|Artist||Walker, John and Charles|
|Published||By G. Long M.A., 1831. Engraved by J & C Walker. London Published by Baldwin & Cradock, 47, Paternoster Row, Novr. 10th. 1831.|
|Dimensions||Image 295 x 366 mm, Plate 314 x 392 mm|
A map of Persia, modern Iran and surrounds, engraved by the Walkers for the Society for the Diffusion of Useful Knowledge (SDUK). The map is very detailed, providing, in addition to the expected towns, villages, and regional titles, details of topography, paths of caravans and trade routes, distances in days by loaded camel, notes on Persian history and culture, locations of water sources, springs, and wells, and comments about various tribes and peoples. In the bottom left corner, covering the Arabian peninsula is a large glossary of Persian, Arabic, and Turkish words.
The Society for the Diffusion of Useful Knowledge (SDUK), founded in 1826 lasting only until 1848, was a Whiggish London organisation that published inexpensive texts intended to adapt scientific and similarly high-minded material for the rapidly expanding reading public. The Society's main purpose was to encourage universal literacy by publishing numbers of books of good quality that would be affordable to all. It was established mainly at the instigation of Lord Brougham with the object of publishing information to people who were unable to obtain formal teaching, or who preferred self-education.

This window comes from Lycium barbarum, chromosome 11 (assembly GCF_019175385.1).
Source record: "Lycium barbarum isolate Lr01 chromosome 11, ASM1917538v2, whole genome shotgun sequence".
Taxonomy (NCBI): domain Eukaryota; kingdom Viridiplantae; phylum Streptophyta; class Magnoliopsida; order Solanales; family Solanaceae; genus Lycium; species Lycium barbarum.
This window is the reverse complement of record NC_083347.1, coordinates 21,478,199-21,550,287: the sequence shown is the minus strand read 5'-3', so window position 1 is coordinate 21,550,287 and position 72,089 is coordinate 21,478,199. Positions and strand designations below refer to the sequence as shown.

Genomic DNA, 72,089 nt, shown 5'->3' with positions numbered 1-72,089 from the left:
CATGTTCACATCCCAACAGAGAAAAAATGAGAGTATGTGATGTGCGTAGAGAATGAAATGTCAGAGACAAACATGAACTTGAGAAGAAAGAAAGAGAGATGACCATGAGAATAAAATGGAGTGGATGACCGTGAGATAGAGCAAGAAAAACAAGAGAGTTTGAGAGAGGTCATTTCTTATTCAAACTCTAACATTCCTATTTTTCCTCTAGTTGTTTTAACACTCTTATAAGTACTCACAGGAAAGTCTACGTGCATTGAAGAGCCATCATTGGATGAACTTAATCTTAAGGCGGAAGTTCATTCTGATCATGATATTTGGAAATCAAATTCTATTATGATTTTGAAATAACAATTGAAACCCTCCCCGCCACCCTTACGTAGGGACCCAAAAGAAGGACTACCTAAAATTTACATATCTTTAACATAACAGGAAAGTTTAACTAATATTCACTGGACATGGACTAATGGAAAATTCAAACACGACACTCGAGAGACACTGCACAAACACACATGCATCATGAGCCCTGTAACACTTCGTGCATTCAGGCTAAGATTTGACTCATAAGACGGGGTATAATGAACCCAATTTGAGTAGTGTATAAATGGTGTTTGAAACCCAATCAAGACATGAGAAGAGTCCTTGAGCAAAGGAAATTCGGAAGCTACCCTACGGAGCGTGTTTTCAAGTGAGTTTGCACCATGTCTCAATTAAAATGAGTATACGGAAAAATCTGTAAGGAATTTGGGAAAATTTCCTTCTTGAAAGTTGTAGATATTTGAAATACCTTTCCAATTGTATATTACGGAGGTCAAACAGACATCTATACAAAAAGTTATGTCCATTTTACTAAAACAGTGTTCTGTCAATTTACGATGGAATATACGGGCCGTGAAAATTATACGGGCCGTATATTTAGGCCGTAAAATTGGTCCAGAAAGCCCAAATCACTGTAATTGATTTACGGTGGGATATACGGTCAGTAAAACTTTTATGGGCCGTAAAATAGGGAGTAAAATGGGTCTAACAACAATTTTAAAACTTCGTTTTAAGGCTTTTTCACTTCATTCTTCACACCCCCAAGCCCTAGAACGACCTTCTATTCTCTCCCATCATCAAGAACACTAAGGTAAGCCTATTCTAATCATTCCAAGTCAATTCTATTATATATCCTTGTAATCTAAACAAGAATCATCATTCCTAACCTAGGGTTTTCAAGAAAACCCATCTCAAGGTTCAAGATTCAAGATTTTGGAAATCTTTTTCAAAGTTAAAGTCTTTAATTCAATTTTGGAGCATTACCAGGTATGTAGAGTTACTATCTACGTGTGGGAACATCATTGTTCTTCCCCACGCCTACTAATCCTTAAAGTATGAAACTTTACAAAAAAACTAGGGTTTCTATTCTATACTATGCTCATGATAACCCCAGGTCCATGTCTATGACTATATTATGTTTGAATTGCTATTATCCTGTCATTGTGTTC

John Walker (fl. 1813-1873) and Charles Walker (1799-1872) were British cartographers, geographers, and map engravers, and the sons of the engraver and Admiralty hydrographer, John Walker (fl. 1783-1831). John, the better known of the two sons, was a founding member of the Royal Geographic Society. A third brother, Thomas (fl. 1805-1865), succeeded his father as a hydrographer to the Admiralty.
Condition: Repaired tear to middle of right margin, to just within border of map. Minor time toning to sheet. Blank on verso.